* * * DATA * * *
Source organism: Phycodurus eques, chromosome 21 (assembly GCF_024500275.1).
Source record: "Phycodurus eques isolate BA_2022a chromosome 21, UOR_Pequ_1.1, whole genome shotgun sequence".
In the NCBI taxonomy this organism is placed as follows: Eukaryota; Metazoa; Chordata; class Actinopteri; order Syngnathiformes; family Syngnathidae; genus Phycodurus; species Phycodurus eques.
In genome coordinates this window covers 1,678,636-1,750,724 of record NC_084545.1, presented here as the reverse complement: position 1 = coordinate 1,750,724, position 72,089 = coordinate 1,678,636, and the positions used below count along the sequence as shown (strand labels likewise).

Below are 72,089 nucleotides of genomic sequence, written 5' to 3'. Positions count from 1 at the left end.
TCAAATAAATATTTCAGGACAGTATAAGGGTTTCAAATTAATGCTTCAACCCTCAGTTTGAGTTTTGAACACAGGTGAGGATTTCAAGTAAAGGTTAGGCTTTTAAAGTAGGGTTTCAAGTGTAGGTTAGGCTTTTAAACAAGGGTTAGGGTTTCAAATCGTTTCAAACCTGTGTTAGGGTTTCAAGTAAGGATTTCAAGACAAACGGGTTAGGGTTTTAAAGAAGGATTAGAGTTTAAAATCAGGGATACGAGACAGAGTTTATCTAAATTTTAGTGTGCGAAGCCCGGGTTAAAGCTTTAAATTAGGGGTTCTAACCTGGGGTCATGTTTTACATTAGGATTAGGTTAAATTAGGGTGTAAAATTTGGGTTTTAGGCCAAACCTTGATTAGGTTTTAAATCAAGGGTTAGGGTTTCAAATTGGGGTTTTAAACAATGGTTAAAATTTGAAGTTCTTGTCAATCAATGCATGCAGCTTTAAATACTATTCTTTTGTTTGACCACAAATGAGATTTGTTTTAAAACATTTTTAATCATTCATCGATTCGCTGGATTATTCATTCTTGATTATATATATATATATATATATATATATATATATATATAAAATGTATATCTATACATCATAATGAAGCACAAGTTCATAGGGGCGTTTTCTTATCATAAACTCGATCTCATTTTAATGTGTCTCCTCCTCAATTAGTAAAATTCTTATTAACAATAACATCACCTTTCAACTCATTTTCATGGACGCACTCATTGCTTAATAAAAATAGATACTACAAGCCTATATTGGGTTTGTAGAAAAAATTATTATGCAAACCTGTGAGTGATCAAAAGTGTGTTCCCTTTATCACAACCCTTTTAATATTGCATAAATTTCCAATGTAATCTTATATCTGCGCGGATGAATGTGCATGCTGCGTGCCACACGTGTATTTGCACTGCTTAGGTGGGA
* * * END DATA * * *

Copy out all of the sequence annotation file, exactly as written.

Source organism: Phycodurus eques, chromosome 21 (assembly GCF_024500275.1).
Source record: "Phycodurus eques isolate BA_2022a chromosome 21, UOR_Pequ_1.1, whole genome shotgun sequence".
In the NCBI taxonomy this organism is placed as follows: Eukaryota; Metazoa; Chordata; class Actinopteri; order Syngnathiformes; family Syngnathidae; genus Phycodurus; species Phycodurus eques.
In genome coordinates this window covers 1,678,636-1,750,724 of record NC_084545.1, presented here as the reverse complement: position 1 = coordinate 1,750,724, position 72,089 = coordinate 1,678,636, and the positions used below count along the sequence as shown (strand labels likewise).

Below are 72,089 nucleotides of genomic sequence, written 5' to 3'. Positions count from 1 at the left end.
TCAAATAAATATTTCAGGACAGTATAAGGGTTTCAAATTAATGCTTCAACCCTCAGTTTGAGTTTTGAACACAGGTGAGGATTTCAAGTAAAGGTTAGGCTTTTAAAGTAGGGTTTCAAGTGTAGGTTAGGCTTTTAAACAAGGGTTAGGGTTTCAAATCGTTTCAAACCTGTGTTAGGGTTTCAAGTAAGGATTTCAAGACAAACGGGTTAGGGTTTTAAAGAAGGATTAGAGTTTAAAATCAGGGATACGAGACAGAGTTTATCTAAATTTTAGTGTGCGAAGCCCGGGTTAAAGCTTTAAATTAGGGGTTCTAACCTGGGGTCATGTTTTACATTAGGATTAGGTTAAATTAGGGTGTAAAATTTGGGTTTTAGGCCAAACCTTGATTAGGTTTTAAATCAAGGGTTAGGGTTTCAAATTGGGGTTTTAAACAATGGTTAAAATTTGAAGTTCTTGTCAATCAATGCATGCAGCTTTAAATACTATTCTTTTGTTTGACCACAAATGAGATTTGTTTTAAAACATTTTTAATCATTCATCGATTCGCTGGATTATTCATTCTTGATTATATATATATATATATATATATATATATATATATATAAAATGTATATCTATACATCATAATGAAGCACAAGTTCATAGGGGCGTTTTCTTATCATAAACTCGATCTCATTTTAATGTGTCTCCTCCTCAATTAGTAAAATTCTTATTAACAATAACATCACCTTTCAACTCATTTTCATGGACGCACTCATTGCTTAATAAAAATAGATACTACAAGCCTATATTGGGTTTGTAGAAAAAATTATTATGCAAACCTGTGAGTGATCAAAAGTGTGTTCCCTTTATCACAACCCTTTTAATATTGCATAAATTTCCAATGTAATCTTATATCTGCGCGGATGAATGTGCATGCTGCGTGCCACACGTGTATTTGCACTGCTTAGGTGGGA